Clouston Has a Goaltending Plan

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First of all, I just wanted to apologize to all of you readers who have come to this website for a steady flow of blogs and podcasts. The last few weeks have been mind numbingly hectic for me and the other guys so finding the time and energy to organize and write something just hasn’t been there lately. It hasn’t really helped matters that the Senators have substantially improved their play of late. When a team is winning, it’s not like it lends itself to interesting conversation. So thank you to those readers who have emailed in asking when the next podcast will occur, we will be back in studios this week.

So without further ado, let’s get on with this.

I think it was on the weekend that one of Ottawa’s beat reporters Tweeted that Cory Clouston had formulated a plan for how he’s going to get both goalies involved in the upcoming weeks. Frankly, I wouldn’t have blamed him had he said that he’s just going to ride the hot hand. For the past few weeks, Brian Elliott has been nothing short of fantastic. His rebound control has been good. He has eliminated his penchant for giving up the soft goal, he’s made some timely saves and he’s giving his team an opportunity to win every night.

Even after attending tonight’s game and noticing that the report is out on Elliott and teams are targetting his blocker side, I have this new found faith in him to make to the proper adjustments. You can call it the Sans Eli Wilson Effect.

Now that Leclaire is healthy, it’s not like there’s any impetus on the coaching staff to get him back between the pipes so long as the team is winning. According to today’s Don Brennan article, Leclaire’s competitive juices are flowing and he’s antsy to get back into the game. I don’t blame him. So long as he’s stapled to the bench, his days of “earning” a fat paycheck could be drawing to a close.

Considering that both goaltenders are impending free agents – Elliott is restricted, Leclaire is unrestricted – it’s for these same monetary purposes that I’m interested in seeing how the situation unfolds.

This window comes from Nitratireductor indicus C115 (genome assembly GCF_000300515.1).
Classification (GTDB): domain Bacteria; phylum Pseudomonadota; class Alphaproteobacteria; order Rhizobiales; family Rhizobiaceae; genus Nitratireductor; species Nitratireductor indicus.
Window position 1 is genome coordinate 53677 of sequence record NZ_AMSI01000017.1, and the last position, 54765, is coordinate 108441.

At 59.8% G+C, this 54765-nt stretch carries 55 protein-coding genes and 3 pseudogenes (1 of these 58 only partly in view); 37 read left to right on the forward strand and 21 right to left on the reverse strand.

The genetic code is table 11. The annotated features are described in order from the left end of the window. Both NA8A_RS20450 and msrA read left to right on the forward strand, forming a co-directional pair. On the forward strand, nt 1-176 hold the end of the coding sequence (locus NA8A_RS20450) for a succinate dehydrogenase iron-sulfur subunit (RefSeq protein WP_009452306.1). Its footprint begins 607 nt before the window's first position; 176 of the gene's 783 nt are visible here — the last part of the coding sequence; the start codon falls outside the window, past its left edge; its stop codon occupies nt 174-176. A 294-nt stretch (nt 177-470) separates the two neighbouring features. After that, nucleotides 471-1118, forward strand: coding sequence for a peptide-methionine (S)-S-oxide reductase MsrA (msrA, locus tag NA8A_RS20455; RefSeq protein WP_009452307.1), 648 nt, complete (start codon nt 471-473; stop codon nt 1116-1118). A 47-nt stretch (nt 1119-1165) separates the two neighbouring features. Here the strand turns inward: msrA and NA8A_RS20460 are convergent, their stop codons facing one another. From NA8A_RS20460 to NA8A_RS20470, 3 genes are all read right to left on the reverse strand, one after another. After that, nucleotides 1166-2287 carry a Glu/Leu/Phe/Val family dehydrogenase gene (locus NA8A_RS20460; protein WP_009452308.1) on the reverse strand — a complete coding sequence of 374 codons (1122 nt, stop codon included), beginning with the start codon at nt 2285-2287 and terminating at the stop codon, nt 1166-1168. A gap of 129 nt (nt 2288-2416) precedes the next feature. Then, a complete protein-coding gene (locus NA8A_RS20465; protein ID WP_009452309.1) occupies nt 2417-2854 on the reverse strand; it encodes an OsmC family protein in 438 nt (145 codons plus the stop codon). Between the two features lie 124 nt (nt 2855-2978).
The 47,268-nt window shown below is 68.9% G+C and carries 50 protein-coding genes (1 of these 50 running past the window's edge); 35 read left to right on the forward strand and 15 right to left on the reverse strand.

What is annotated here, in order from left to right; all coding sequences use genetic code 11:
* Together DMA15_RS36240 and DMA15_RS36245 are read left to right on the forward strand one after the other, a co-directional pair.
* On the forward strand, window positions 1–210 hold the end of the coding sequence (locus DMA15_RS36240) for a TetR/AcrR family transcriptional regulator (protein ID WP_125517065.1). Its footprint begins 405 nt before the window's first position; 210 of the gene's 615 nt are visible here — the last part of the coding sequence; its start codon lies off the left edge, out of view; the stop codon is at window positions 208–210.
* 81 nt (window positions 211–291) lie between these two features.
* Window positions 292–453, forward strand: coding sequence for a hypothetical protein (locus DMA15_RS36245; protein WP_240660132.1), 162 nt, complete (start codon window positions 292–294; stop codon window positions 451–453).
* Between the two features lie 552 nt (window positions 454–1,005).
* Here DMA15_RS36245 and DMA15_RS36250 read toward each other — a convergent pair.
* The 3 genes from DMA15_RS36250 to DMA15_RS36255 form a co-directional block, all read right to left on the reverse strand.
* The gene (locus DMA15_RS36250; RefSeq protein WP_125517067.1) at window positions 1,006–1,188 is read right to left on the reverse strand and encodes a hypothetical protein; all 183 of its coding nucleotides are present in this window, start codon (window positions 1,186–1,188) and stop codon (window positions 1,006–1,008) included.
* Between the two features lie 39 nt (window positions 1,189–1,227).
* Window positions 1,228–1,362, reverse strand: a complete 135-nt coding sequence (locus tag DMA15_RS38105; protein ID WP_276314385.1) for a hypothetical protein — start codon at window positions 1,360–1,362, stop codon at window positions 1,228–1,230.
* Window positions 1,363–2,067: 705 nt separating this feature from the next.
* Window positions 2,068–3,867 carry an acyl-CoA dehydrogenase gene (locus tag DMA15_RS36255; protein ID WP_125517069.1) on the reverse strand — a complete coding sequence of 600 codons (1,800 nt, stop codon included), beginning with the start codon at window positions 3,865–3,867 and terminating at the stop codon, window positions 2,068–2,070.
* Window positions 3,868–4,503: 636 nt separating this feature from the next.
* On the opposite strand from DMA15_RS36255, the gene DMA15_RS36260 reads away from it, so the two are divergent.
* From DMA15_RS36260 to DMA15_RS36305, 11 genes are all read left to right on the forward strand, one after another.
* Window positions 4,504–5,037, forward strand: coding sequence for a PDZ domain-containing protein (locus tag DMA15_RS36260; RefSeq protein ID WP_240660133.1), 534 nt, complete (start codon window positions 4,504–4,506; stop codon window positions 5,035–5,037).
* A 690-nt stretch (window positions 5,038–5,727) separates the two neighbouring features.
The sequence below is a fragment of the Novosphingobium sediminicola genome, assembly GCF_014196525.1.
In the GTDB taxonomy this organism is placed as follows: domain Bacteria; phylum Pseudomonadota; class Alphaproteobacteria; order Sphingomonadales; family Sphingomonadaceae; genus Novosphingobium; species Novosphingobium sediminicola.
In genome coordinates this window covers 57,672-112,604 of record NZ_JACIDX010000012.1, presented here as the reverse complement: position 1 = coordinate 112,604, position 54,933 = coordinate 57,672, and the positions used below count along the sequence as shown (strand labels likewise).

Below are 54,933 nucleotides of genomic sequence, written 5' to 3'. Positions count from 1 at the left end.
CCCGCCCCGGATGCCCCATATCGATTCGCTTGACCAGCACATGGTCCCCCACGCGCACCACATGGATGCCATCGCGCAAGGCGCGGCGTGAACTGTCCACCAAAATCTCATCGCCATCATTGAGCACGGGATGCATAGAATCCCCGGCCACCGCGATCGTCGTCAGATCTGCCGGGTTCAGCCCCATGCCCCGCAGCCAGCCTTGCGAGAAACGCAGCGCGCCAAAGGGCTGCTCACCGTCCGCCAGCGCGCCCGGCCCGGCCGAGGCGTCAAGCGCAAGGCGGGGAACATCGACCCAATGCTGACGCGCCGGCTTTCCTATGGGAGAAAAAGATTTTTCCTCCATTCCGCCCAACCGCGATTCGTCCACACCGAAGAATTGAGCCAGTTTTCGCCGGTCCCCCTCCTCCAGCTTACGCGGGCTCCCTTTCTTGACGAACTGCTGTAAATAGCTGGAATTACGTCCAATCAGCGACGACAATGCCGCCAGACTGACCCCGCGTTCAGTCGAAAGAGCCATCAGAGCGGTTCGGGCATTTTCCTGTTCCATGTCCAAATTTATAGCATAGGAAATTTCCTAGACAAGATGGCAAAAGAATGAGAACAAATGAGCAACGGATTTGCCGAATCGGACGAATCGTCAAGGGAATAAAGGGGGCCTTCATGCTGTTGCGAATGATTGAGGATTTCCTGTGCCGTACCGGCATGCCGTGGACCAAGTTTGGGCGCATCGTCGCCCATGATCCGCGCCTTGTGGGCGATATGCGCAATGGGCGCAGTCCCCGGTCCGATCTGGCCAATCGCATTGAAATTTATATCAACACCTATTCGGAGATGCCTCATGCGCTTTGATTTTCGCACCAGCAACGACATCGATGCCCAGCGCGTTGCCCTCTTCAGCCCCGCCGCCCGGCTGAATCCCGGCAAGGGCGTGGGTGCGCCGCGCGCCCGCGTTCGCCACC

On Monday, when I met up with a friend for a drink, the subject of the Senators goaltending inevitably came up and I was asked what I would do as GM if Leclaire had an unbelievable end to the 2010-11 season.

My answer was simple: I’d let Leclaire walk.

His reaction was incredulous. He couldn’t believe that I would be completely comfortable in handing the reins over to Elliott and Robin Lehner next season.

So I ask you readers this, would it be significantly worse than the situation is already? For the past two seasons, Ottawa’s goaltenders have been statistically anemic. Last season the Senators had the third worst save percentage in the league (90.0%) and the 19th best goals against average (2.80). This season the team has the 16th best GAA (2.79) and the 14th best save percentage (91.1%). (Ed. note: I know that the goaltenders were not to blame for the Senators’ slow start. Porous play, injuries and personnel problems have played a significant role. )

Would any money spent on an injury-riddled Leclaire not be better served reallocating the payroll up front and improving the team’s talent up front? Obviously there will be questions as to whether or not Lehner is ready for the NHL-level but at last summer’s market shows, it’s not difficult to find a capable veteran backup for cheap in FA. Personally, I’d rather roll the dice on an Elliott/Lehner tandem than risk overpaying some veteran who will likely box the goaltender of the future out of a job for a few seasons. Could it possibly be that much worse than the current duo has performed for the past season or so?

Undoubtedly, some will suggest that signing a big name free agent goaltender is the route to take. But because of some recent trends, some sabermetric hockey analysts have questioned how worthwhile it is to sign allocate so much cap space to a franchise goalie.

Besides I hear that Ray Emery is available…

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